(CNN)President Donald Trump offered Judge Amy Coney Barrett the Supreme Court nomination on the same day he met with her, less than 72 hours after the death of Justice Ruth Bader Ginsburg, according to Barrett’s Senate questionnaire released Tuesday.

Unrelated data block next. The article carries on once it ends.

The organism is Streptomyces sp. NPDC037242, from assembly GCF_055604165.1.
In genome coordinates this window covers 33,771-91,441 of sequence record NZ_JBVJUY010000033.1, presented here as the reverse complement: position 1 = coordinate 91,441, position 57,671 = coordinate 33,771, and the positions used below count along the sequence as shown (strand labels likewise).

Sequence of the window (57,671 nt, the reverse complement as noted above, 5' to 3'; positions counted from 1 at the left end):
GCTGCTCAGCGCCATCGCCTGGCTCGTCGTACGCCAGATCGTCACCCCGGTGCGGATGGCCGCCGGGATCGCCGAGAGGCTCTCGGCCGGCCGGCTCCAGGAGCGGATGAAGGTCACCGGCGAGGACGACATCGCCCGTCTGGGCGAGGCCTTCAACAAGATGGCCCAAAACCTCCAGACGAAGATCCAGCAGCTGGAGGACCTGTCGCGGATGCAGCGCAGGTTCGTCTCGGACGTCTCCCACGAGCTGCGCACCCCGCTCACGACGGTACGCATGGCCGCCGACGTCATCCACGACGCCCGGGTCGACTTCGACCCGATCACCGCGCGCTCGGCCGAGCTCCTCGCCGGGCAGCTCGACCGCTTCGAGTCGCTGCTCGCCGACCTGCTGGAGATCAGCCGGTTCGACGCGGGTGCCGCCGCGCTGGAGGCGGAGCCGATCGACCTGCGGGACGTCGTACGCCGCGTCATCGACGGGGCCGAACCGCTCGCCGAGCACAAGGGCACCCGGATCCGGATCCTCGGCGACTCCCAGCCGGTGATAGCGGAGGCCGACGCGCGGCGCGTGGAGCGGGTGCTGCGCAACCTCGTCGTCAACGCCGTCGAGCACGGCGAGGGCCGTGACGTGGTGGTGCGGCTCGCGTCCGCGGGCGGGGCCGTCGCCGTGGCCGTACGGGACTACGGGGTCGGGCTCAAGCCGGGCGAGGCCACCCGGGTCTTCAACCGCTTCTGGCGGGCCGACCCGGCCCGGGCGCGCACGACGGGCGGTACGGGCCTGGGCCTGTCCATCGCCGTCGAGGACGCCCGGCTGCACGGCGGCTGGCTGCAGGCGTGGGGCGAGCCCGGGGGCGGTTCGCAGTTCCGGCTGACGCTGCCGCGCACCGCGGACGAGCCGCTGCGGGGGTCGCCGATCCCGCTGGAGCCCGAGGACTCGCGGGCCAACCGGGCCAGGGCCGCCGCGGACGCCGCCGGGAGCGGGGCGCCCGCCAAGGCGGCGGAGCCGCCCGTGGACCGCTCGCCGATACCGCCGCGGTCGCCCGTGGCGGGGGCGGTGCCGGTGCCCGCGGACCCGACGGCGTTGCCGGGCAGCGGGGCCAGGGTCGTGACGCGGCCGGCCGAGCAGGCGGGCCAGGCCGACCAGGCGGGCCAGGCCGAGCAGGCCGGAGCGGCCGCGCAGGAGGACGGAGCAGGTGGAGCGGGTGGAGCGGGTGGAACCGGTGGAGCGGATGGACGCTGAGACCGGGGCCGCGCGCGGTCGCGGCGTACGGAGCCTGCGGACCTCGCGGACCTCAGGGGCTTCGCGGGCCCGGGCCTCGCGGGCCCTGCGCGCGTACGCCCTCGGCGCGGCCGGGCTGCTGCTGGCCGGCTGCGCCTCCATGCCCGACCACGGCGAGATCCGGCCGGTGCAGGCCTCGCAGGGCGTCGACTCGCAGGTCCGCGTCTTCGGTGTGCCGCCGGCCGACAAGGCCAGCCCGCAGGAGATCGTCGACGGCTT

Trump, meanwhile, repeatedly told the press in the days following that he was still considering several candidates before officially announcing Barrett as the nominee on Saturday.Trump's Supreme Court pick garners high praise from GOP senators during Capitol Hill visitBarrett said White House counsel Pat Cipollone and chief of staff Mark Meadows called her about the vacancy the day after Ginsburg’s death was announced and she spoke with them again the following day, Sunday, September 20. During that Sunday phone call, Cipollone and Meadows invited Barrett to Washington, and Trump later called to confirm the invitation. On Monday, September 21, Barrett met with Trump, Vice President Mike Pence, Cipollone and Meadows in Washington, after which the President offered her the nomination and Barrett accepted.Barrett lists her net worth at nearly $2.6 million on the questionnaire, submitted ahead of her scheduled confirmation hearings in mid-October.Read MoreBarrett’s questionnaire also disclosed that she once represented an affiliate of an Iranian exile group, National Council of Resistance of Iran, in its challenge against the State Department’s designation of the group as a foreign terrorist organization. Barrett was a young associate at a Washington law firm and she said she assisted with legal research and briefing in 2000 and 2001. Justice Ruth Bader Ginsburg laid to restThe group is affiliated with MEK, a militant group made up of Iranian exiles who oppose Iran’s clerical regime. The Obama administration removed the group from the US government’s list of terrorist organizations in 2012.